bove the windows, outside the recess to hide any wall that would otherwise be visible.  

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Quality and function

Design Tips


Getting the proportion and scale right in a room is as important as getting the colours and patterns correct, but it is something usually totally overlooked!

Objects and ornaments

The tendency is to make the mistake of having lots of small things scattered about and ending up with an untidy and muddled look with no cohesion. It is often better to have one large, over-sized object, but if that is not possible, then group the small things together ‘en masse’.

TIP: A group of family photographs in frames on a small side table looks so much more impressive that having them spread out all over the room or hung on the walls individually. A group of small ornaments together also looks more effective and is ideal if you like collecting things, no matter how strange they may be!

Small cushions on a sofa look better grouped together, particularly if they are made of different patterned fabrics. If you are able to buy or make new cushions for a sofa, then go for the more modern look of having 2 or 3 large cushions rather than lots of small ones. Antique textiles made up into cushions look exquisite on a sofa upholstered in a plain coloured fabric.

Another common mistake is to hang small pictures separately and far too high up on the wall. I always do a scale drawing of the wall and cut out templates representing the pictures, moving them around until they look right. You can then proceed to install your picture hooks knowing that you will not have to fill in unsightly holes that you have placed incorrectly!

TIP: When buying pictures, it is so difficult to imagine their scale when hung, but a good rule of thumb is to buy pictures larger than you think you actually need. Similarly, a pair of frames that are virtually the same size, are so much easier to hang effectively than having an assortment of smaller pictures that need to be grouped together.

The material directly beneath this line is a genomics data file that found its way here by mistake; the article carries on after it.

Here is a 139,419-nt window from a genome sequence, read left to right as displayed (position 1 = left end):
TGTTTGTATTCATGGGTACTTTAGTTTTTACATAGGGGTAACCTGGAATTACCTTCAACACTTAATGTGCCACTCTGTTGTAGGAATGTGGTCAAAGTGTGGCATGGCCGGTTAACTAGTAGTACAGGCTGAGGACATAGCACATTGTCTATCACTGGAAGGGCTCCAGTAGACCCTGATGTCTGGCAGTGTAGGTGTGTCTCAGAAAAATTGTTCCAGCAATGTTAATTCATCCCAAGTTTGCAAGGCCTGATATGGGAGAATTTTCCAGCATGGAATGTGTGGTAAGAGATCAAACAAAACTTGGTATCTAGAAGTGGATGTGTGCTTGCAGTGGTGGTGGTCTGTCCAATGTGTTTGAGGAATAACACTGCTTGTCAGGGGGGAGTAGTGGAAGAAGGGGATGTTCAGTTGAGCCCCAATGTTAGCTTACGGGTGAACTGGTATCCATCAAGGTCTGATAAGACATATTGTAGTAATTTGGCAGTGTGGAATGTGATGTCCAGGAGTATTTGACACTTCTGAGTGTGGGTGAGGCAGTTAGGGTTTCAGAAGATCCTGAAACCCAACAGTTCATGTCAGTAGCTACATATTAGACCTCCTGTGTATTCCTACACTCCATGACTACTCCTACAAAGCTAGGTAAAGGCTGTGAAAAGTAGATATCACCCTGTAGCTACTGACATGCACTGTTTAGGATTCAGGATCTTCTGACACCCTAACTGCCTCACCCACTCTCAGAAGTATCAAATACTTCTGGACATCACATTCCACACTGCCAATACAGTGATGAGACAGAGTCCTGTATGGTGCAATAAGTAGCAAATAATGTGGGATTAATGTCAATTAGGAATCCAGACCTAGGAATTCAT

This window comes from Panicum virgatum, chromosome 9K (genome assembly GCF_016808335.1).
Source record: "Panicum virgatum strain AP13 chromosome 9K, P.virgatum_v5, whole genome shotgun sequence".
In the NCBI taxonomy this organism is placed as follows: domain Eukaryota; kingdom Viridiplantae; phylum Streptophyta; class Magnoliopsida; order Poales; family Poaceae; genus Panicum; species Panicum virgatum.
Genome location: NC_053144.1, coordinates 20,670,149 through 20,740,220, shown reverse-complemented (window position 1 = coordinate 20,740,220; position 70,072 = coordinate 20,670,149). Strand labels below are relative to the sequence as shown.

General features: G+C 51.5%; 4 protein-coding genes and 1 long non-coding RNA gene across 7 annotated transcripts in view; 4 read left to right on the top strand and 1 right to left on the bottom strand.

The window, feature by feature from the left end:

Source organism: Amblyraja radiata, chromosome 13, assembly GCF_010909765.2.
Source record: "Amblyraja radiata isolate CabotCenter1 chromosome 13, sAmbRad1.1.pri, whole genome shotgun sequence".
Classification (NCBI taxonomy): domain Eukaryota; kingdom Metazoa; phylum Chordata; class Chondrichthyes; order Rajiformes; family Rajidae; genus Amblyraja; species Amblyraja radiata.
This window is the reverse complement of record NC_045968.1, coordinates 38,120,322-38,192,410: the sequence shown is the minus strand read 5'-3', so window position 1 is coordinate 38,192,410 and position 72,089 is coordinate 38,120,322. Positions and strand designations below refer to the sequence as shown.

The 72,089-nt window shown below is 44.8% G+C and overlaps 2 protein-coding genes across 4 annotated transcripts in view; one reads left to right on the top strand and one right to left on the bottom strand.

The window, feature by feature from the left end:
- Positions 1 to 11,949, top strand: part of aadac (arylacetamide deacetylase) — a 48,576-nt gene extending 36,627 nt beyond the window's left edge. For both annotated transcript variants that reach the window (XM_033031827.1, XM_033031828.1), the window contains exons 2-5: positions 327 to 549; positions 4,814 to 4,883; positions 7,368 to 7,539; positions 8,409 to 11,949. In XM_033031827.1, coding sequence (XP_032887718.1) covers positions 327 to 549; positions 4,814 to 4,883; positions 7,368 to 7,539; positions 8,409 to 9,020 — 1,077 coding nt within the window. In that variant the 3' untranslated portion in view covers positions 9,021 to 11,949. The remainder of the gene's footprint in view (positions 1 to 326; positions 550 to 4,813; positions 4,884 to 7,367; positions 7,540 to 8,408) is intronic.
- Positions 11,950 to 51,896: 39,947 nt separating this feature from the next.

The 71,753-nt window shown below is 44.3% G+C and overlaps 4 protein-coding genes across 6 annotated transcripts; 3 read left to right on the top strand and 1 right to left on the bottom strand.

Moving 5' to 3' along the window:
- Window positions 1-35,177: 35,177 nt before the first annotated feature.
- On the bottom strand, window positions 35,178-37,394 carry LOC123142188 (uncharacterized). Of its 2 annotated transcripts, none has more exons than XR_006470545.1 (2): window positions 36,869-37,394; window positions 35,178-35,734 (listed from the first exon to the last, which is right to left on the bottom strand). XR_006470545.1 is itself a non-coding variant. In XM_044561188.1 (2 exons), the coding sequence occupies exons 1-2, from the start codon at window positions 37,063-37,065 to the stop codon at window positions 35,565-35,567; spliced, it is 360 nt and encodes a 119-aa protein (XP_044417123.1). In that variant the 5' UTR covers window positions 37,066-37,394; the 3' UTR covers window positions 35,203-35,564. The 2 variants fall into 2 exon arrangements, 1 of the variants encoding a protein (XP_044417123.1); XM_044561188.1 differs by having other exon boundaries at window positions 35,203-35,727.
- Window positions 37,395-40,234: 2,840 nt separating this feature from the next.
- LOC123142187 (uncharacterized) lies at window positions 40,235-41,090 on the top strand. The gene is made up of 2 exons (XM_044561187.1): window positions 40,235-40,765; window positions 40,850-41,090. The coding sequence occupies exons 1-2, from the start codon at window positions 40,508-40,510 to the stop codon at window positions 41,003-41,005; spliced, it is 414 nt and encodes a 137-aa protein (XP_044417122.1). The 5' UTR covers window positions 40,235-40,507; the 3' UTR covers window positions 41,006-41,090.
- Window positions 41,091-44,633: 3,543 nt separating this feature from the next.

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Symmetry and positioning

A focal point in a room helps to make an impact. It may be an imposing fireplace, a well-lit picture or a stunning window dressing. Symmetry within a room scheme is also pleasing to the eye. However, a home in which everything is arranged symmetrically may look good on the pages of a magazine but is not in keeping with everyday life. Balance is what you should aim for and a couple of matching chairs or vases may be all that is required to create the harmonious feel you want.

TIP: If you are about to decorate and furnish a totally new room, or give an existing room a complete overhaul, then draw a floor plan to scale on a sheet of graph paper. Make templates of the pieces of furniture, just as you would for pictures on a wall, and move them around until you get them looking right. Furniture is often so much bigger than you think!

Remember, people like to feel relaxed whilst seated in a room, so try and group the furniture together to assist conversation. If left alone, guests will often automatically draw their chairs closer to one another to feel comfortable. With your scale drawing, you will have to bear in mind that you are only dealing with a 2 dimensional representation and solid objects are always larger than imagined when actually in position. Your plan will also prove invaluable when buying a large sofa or piece of furniture. To have to pay for them to be delivered through a window because they are too big to go trough the door, can be a very costly and inconvenient business!

Why not experiment with scale?